ln -s /tasks/hw03/known.fa . ln -s /tasks/hw03/yarLip.fa . ln -s /tasks/hw03/known.blast .
- Get the first (strongest) match for each query from known.blast.
- This can be done by printing the lines that are not comments but follow a comment line starting with #.
- In a perl one-liner, you can create a state variable which will remember if the previous line was a comment and based on that you decide of you print the current line.
- Instead of using perl, you can play with grep. Option -A 1 prints the matching lines as well as one line ofter each match
- Print only the first two columns separated by tab (name of query, name of target), sort the file by second column.
- Submit file best.tsv with the result
- File should start as follows:
Q6CBS2 sp|B5BP46|YP52_SCHPO Q6C8R4 sp|B5BP48|YP54_SCHPO Q6CG80 sp|B5BP48|YP54_SCHPO Q6CH56 sp|B5BP48|YP54_SCHPO
- Submit file known.tsv which contains sequence names extracted from known.fa with leading > removed
- This file should be sorted alphabetically.
- File should start as follows:
sp|A0A023PXA5|YA19A_YEAST Putative uncharacterized protein YAL019W-A OS=Saccharomyces cerevisiae (strain ATCC 204508 / S288c) GN=YAL019W-A PE=5 SV=1 sp|A0A023PXB0|YA019_YEAST Putative uncharacterized protein YAR019W-A OS=Saccharomyces cerevisiae (strain ATCC 204508 / S288c) GN=YAR019W-A PE=5 SV=1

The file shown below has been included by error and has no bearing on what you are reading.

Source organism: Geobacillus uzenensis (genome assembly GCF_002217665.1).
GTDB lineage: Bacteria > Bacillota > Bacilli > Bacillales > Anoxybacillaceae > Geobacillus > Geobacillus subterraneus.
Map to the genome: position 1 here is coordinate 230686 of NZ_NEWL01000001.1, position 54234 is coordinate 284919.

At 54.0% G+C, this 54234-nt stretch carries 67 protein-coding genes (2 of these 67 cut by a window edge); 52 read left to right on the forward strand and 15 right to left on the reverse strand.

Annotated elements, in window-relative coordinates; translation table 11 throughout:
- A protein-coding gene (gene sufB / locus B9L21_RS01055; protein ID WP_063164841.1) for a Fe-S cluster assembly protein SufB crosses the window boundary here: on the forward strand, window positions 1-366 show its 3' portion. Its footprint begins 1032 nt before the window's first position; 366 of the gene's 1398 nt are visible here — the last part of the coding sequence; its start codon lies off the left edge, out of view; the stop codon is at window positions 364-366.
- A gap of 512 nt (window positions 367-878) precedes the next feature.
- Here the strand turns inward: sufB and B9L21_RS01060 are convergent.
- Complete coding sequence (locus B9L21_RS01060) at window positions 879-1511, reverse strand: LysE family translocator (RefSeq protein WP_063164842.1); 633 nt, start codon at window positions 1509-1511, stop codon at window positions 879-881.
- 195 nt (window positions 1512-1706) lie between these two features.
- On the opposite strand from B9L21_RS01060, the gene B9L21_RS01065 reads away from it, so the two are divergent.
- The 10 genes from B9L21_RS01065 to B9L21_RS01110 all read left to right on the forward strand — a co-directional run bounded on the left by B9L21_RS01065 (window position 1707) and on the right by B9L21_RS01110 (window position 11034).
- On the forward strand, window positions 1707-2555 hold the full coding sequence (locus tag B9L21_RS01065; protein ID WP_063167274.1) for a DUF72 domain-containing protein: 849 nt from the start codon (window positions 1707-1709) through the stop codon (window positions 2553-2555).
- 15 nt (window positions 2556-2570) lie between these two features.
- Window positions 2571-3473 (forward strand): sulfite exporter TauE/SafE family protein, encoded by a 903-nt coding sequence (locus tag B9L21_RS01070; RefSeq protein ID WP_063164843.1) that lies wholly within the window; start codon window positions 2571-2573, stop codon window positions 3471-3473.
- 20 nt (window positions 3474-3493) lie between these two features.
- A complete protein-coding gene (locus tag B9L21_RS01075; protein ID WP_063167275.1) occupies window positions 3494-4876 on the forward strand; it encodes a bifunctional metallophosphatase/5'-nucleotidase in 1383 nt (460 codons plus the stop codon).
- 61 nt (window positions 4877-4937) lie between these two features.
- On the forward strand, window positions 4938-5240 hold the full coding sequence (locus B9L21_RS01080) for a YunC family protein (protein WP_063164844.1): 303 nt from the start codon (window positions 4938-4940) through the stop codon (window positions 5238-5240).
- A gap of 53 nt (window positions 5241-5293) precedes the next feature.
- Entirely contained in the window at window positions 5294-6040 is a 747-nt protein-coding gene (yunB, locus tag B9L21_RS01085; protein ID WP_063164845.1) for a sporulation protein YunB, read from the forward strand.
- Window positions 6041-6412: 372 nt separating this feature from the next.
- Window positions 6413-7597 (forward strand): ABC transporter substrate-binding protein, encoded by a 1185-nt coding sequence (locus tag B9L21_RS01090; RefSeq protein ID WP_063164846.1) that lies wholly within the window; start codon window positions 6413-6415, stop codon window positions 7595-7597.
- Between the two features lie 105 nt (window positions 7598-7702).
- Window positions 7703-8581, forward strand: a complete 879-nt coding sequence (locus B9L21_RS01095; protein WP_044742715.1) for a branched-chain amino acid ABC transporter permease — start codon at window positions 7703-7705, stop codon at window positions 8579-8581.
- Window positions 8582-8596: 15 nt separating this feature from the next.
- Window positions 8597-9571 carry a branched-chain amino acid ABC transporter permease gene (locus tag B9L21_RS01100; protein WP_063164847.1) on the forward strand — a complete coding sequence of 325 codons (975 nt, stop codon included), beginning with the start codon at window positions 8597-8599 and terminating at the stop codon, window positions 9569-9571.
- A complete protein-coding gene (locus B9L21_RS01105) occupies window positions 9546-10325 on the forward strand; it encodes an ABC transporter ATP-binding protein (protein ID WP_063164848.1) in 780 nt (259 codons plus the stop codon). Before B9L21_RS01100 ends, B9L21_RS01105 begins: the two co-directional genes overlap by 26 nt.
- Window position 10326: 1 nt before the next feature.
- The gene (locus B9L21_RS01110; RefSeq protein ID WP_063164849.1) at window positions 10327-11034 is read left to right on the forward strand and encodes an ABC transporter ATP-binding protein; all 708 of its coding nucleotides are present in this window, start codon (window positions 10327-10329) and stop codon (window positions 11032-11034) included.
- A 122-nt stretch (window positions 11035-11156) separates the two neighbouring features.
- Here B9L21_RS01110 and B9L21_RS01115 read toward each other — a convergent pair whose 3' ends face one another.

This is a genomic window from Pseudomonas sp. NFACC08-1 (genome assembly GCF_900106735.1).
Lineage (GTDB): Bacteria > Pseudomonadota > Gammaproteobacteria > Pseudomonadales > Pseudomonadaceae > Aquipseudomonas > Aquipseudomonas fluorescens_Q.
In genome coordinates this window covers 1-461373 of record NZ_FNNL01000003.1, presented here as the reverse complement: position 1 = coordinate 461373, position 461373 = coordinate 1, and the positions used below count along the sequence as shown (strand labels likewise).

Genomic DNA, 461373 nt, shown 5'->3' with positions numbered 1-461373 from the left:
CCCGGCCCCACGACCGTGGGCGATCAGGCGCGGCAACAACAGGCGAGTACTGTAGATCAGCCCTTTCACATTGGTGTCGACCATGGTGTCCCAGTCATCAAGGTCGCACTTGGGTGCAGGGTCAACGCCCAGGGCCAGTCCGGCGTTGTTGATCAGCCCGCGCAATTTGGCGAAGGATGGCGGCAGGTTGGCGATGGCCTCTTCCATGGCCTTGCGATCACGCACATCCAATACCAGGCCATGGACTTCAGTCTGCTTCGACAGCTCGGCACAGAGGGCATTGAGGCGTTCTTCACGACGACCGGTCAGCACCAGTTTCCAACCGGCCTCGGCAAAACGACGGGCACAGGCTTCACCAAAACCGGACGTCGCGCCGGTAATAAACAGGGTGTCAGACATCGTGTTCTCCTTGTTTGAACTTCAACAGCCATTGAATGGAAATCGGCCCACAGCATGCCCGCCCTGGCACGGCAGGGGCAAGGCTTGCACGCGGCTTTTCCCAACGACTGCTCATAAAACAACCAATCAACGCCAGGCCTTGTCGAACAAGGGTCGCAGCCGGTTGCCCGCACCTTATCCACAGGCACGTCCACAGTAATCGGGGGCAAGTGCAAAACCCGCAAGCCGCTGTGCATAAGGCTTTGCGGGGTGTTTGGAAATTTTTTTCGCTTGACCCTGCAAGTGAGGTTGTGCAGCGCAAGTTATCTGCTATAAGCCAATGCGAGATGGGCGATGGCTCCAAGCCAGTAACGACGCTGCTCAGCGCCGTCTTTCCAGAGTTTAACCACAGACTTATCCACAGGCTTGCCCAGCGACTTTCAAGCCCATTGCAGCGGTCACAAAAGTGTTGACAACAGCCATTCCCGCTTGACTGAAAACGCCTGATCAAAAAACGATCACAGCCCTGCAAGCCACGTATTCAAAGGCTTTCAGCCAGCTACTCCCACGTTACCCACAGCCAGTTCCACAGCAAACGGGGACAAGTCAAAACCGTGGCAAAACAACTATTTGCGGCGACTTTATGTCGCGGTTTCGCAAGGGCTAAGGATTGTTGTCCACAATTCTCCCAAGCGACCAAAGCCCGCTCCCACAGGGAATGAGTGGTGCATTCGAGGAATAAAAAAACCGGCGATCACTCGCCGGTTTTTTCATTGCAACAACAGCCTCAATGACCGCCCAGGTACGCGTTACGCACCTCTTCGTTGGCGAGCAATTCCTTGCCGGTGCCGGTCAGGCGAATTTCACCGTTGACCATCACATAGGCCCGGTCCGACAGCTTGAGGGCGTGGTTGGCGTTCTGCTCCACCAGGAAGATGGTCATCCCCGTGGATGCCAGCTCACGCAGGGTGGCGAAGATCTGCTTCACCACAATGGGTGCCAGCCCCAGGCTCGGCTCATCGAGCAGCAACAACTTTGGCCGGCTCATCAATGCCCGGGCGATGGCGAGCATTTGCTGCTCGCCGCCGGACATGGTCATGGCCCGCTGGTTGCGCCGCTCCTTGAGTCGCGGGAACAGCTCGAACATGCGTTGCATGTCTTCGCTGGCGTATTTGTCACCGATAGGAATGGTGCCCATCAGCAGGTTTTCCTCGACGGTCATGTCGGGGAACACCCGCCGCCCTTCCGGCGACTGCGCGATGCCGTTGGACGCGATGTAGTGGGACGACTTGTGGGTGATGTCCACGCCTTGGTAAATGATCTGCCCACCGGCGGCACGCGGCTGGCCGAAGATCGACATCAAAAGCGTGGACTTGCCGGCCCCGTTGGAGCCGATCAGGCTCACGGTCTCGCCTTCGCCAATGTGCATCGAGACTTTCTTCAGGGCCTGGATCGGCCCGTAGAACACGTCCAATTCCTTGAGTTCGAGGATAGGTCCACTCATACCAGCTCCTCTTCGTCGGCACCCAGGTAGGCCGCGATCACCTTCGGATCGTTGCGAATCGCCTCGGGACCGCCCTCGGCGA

- Use command join to join the files best.tsv and known.tsv so that each line of best.tsv is extended with the text describing the corresponding target in known.tsv
- Use option -1 2 to use second column of best.tsv as a key for joining
- The output of join may look as follows:
sp|B5BP46|YP52_SCHPO Q6CBS2 Putative glutathione S-transferase C1183.02 OS=Schizosaccharomyces pombe (strain 972 / ATCC 24843) GN=SPBC460.02c PE=3 SV=1 sp|B5BP48|YP54_SCHPO Q6C8R4 Putative alpha-ketoglutarate-dependent sulfonate dioxygenase OS=Schizosaccharomyces pombe (strain 972 / ATCC 24843) GN=SPBC460.04c PE=3 SV=1
- Further reformat the output so that query name goes first (e.g. Q6CBS2), followed by target name (e.g. sp|B5BP46|YP52_SCHPO), followed by the rest of the text, but remove all text after OS=
- Sort by query name
- Submit file best.txt with the result
- The output should start as follows:
B5FVA8 tr|Q5A7D5|Q5A7D5_CANAL Lysophospholipase B5FVB0 sp|O74810|UBC1_SCHPO Ubiquitin-conjugating enzyme E2 1 B5FVB1 sp|O13877|RPAB5_SCHPO DNA-directed RNA polymerases I, II, and III subunit RPABC5
- not all Y.lip. are necessarily included in your final output (some proteins do not have blast match)
- you can think how to find the list of such proteins, but this is not part of the assignment
- but files best.txt and best.tsv should have the same number of lines